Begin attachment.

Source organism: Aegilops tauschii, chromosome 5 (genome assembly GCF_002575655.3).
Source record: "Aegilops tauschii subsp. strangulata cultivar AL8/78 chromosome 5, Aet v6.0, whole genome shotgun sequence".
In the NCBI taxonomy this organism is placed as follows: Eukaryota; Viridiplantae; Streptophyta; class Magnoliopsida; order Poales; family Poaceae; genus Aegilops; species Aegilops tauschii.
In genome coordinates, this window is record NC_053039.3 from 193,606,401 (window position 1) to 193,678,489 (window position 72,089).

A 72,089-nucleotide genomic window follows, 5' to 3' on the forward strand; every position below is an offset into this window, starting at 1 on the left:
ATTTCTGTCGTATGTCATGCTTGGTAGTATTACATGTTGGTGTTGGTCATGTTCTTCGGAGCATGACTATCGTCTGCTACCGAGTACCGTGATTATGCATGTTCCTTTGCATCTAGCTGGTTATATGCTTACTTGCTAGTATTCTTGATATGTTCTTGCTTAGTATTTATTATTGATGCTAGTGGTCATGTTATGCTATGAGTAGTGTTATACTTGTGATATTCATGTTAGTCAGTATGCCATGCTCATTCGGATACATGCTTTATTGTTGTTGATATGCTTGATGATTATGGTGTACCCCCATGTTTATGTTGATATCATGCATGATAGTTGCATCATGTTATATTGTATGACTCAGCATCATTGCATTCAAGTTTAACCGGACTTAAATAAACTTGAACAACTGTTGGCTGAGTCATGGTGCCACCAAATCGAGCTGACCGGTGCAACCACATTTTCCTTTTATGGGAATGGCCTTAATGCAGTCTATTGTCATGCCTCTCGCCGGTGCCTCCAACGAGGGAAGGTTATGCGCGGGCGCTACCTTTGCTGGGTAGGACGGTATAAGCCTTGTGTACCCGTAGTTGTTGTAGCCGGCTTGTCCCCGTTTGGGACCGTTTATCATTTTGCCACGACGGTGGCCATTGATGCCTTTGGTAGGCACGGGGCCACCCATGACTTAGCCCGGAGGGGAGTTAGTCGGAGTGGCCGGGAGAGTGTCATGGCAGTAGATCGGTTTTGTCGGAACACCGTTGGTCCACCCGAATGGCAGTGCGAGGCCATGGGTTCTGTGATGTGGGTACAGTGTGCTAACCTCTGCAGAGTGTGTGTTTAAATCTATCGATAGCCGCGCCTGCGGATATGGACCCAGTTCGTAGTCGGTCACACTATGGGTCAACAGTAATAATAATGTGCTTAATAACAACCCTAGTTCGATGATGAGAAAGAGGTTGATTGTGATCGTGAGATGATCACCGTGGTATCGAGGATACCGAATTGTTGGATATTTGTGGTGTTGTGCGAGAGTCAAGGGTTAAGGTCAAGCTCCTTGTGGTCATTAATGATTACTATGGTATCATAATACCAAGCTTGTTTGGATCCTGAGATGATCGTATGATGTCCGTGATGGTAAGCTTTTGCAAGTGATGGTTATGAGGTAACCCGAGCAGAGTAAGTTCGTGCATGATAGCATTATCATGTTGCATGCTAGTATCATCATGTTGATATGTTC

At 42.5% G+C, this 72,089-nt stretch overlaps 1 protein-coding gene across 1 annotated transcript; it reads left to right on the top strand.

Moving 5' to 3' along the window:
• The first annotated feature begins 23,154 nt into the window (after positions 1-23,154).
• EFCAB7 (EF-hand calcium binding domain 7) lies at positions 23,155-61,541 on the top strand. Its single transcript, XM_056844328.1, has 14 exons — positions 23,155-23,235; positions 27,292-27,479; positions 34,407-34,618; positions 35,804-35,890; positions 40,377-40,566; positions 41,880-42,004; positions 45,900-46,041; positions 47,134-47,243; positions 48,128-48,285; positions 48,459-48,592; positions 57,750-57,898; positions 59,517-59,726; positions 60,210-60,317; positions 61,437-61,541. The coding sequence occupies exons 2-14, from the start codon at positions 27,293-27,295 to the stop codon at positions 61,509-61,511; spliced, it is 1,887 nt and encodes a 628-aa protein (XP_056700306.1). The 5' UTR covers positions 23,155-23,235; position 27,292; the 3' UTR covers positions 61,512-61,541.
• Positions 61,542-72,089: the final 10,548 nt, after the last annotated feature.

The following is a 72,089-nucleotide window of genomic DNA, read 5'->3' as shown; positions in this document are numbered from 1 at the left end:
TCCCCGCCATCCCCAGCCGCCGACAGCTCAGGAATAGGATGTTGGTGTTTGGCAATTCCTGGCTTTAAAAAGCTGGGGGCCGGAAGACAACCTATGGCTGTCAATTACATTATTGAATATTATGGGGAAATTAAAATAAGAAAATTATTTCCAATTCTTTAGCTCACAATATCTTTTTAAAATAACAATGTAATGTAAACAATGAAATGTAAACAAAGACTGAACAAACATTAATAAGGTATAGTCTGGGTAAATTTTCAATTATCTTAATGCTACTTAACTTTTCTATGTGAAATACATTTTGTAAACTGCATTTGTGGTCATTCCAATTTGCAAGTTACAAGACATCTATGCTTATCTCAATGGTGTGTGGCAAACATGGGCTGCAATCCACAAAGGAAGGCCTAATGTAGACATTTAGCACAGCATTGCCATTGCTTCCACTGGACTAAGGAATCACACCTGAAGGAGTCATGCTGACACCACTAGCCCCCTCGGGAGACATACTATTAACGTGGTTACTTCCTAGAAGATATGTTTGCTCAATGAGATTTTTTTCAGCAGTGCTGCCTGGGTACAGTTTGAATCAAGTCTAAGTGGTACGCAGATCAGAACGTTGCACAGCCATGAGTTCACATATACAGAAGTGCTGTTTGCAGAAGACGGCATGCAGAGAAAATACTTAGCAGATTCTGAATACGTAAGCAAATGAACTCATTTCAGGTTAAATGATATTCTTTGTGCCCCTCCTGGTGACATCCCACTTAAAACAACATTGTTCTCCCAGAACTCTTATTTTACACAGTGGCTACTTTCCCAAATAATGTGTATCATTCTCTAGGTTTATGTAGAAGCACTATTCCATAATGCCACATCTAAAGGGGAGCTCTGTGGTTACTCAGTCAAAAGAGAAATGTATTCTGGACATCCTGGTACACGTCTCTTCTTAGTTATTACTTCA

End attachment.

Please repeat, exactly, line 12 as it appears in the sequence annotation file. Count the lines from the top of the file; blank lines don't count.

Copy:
The following is a 72,089-nucleotide window of genomic DNA, read 5'->3' as shown; positions in this document are numbered from 1 at the left end: